Modern shamanism

Young male practicing modern shamanism in New York apartment

Understanding Modern Shamanism: A Distinction Between Traditional and Contemporary Practices

By Jeffrey Haskins

In this exploration of modern shamanism, I seek to delineate between individuals labeled as modern shamans and those rooted in traditional shamanic cultures. My intention is not to pass judgment but to provide clarity on these terms, avoiding offense while conveying comprehensible distinctions. Modern shamans have links to the past but also to the future.

As a practitioner and teacher within the shamanic tradition, I eschew the title of “shaman” for myself. In the teaching lineage from which I emerge, one does not self-ascribe this honorific term but rather earns it through recognition from others. Much like the differentiation between Jewish Hanukkah and Christian Christmas, these distinctions denote separate traditions, both esteemed in their own right. Modern shamanism has its roots but also its branches in the past and present. The Computer may not replace the Shaman Drum – but new tools are available for the practioners of today.

Computers and Modern Shamanism

Computers can be used to study modern shamanism

Defining Modern Shamanism

A modern shaman embodies a person who has acquired shamanic abilities through the study and practice of traditional shamanism. Unlike individuals within shamanic cultures or hereditary shamans, modern shamans may not reside within a shamanic milieu. Most practitioners of modern shamanism adhere to what is termed Core Shamanism, a concept elucidated further below.

The Emergence of Modern Shamanism

Anthropologists have long delved into the realms of shamanism, but the modern resurgence can be attributed in part to the work of Michael Harner, an anthropologist who immersed himself in traditional Amazonian shamanic practices during the 1970s. His seminal book, “The Way of the Shaman: a Guide to Power and Healing,” published in 1980, laid the groundwork for what is now known as Core Shamanism. Harner’s teachings, disseminated through the Center for Shamanic Studies (now the Foundation for Shamanic Studies), have proliferated globally, shaping the landscape of modern shamanic practice.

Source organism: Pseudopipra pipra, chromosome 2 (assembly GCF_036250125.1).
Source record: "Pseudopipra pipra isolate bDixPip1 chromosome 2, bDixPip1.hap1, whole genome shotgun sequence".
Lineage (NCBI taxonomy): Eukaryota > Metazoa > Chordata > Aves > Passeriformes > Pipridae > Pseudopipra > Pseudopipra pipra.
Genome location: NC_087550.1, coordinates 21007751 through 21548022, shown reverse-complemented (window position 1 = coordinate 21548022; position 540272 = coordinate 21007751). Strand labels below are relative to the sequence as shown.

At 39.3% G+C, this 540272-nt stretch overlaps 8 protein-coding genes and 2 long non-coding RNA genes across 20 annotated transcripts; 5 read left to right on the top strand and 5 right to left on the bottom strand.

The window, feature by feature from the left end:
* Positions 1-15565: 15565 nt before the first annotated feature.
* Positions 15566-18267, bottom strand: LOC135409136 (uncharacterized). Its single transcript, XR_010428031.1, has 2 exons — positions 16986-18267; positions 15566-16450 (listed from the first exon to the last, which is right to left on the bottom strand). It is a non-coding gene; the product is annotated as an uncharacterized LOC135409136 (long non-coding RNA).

Distinguishing Modern Shamanism from Traditional Practice

While shamanic practices share commonalities across cultures, distinctions arise in the contextual frameworks within which they operate. The shamanic journey, a cornerstone of shamanic practice, remains consistent across traditions, as does the utilization of altered states of consciousness and engagement with helping spirits. However, several key differences emerge:

Shamanic Selection: Traditional shamanic cultures often employ specific criteria for selecting individuals for shamanic initiation and training, ranging from congenital disabilities to hereditary lineage. In contrast, modern practitioners may self-select to embark on shamanic training, often prompted by a transformative life experience akin to a shamanic crisis.

Use of Psychedelic Plant Medicines: Indigenous cultures have a long history of incorporating psychoactive substances, termed entheogens, into spiritual practices. While modern shamanism may incorporate these substances, particularly in ceremonial contexts, traditional usage often differs in terms of cultural significance and ritual application.

Understanding Modern Shamanism

Modern Shaman

The Path to Modern-Day Shamanism

Embarking on the path of a modern shaman entails extensive training, personal development, and ethical considerations. Unlike self-proclaimed titles, the journey to becoming a practitioner involves rigorous apprenticeships, specialized training, and initiatory experiences. Ethically, practitioners must demonstrate proficiency and integrity, serving as conduits for spiritual healing and guidance.

In conclusion, the distinction between traditional and modern shamanism underscores the evolution of spiritual practices in contemporary society. While rooted in shared principles, each tradition manifests unique cultural nuances and contextual adaptations. Through discernment, dedication, and ethical practice, modern shamans navigate a path of healing and transformation, honoring the rich legacy of shamanic wisdom while embracing the demands of the present age.